Potamogeton lucens now grows only
in the Sharon and the Golan Heights at a single site in each region. The
species may possibly be found at an additional site in Israel. P. lucens was considered extinct until Shir
Vered found it again some 15 years ago in the Sharon, in
the Menashe Sedimentation Reservoir. In 2009, thousands of plants were counted there
again. In the Sharon, it was collected between the 1920s and the 1960s at 3 more
sites: the Yarkon springs, Ya'ar Pond and Batih Pond, but is now extinct in all
of them. Danin (2004) noted it in the Golan Heights and it was and found in the
Nov stream near the Heital reservoir during a Rotem seminar in June 2010. P. lucens formerly grew in the Hula Valley as well, where it
was collected from two sites – the Hula Lake and north of the Hula, but it has
not been found there since. Plants originating in the Abu Kabir botanical
garden are grown today in the Israeli
plant garden at Netiv HaLamed-Heh and in the Hebrew University Botanical Garden
in Givat Ram.
water in streams, ponds, lakes, canals and reservoirs. Potamogeton lucens favors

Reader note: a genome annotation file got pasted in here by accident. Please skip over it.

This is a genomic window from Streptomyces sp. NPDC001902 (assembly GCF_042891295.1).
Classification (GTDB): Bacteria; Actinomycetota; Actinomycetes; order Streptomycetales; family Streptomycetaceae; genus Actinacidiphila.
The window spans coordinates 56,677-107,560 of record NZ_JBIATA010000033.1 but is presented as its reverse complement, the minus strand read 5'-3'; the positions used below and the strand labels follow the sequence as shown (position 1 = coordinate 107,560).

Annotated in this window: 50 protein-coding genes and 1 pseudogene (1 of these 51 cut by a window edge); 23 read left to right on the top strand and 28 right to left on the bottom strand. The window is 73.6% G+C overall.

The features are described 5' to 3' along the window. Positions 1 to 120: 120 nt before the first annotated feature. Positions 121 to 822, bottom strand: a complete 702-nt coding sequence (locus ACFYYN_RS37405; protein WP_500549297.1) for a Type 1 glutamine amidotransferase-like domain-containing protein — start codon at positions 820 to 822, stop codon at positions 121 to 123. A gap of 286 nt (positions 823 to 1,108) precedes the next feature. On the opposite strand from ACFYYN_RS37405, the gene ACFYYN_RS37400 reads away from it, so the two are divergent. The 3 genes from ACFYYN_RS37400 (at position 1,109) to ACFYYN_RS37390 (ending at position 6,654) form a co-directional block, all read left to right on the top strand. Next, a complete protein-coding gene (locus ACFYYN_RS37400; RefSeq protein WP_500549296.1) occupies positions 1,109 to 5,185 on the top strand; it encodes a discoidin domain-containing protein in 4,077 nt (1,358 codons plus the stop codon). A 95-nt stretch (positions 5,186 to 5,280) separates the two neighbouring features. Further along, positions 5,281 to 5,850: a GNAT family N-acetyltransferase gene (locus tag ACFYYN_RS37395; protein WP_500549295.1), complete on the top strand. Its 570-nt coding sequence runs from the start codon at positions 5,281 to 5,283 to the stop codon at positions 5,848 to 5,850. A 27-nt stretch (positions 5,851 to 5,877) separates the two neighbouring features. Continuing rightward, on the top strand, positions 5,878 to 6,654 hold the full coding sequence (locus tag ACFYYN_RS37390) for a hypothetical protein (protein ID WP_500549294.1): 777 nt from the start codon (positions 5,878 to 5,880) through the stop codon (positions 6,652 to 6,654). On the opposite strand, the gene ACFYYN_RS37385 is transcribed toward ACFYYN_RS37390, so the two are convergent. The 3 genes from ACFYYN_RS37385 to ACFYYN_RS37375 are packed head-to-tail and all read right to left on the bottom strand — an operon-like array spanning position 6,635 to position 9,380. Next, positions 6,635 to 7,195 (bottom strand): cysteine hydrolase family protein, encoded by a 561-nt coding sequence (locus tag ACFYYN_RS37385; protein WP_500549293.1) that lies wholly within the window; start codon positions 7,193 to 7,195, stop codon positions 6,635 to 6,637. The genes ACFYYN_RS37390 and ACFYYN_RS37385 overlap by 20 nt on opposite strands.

See Potamogeton crispus.
The distribution of Potamogeton lucens
has decreased from three regions to two, and the number of
definite sites decreased to two as well.
The population of the Menashe Sedimentation Reservoir numbers thousands of plants while in the Golan
Heights the population is extremely small.
Wetland desiccation and pollution led
to the extinction of P.
from sites on which it had previously appeared. These factors also threaten the
populations at the sites where the species grows today.
P. lucens is not protected in nature reserves in
The plant is extremely common in the
world and its IUCN category is Least Concern (LC).
The Potamogeton lucens populations at the Menashe Sedimentation Reservoir should be regularly
monitored. Attempts should
be made to naturalize the species in wetlands with suitable water quality and
to grow it in Botanical Gardens.
Potamogeton lucens has a broad
distribution in the temperate areas of Europe, Asia and North Africa.
is a submersed aquatic plant currently known in Israel from only one site, which
was considered extinct until it was discovered on that same single site. The
number of sites has decreased significantly since the 20th century due to
wetland desiccation and water quality deterioration. P. lucens has a broad global distribution and
is not globally endangered.
ויזל, י. וליפשיץ, נ. 1979. צמחי מים בישראל. הוצאת רשות שמורות הטבע
Current Occupancy Map
|Classification||On the endangered species list|
|Conservation Site||Menashe Sedimentation Reservoir|
|IUCN category||DD EW EX LC CR EN VU NT|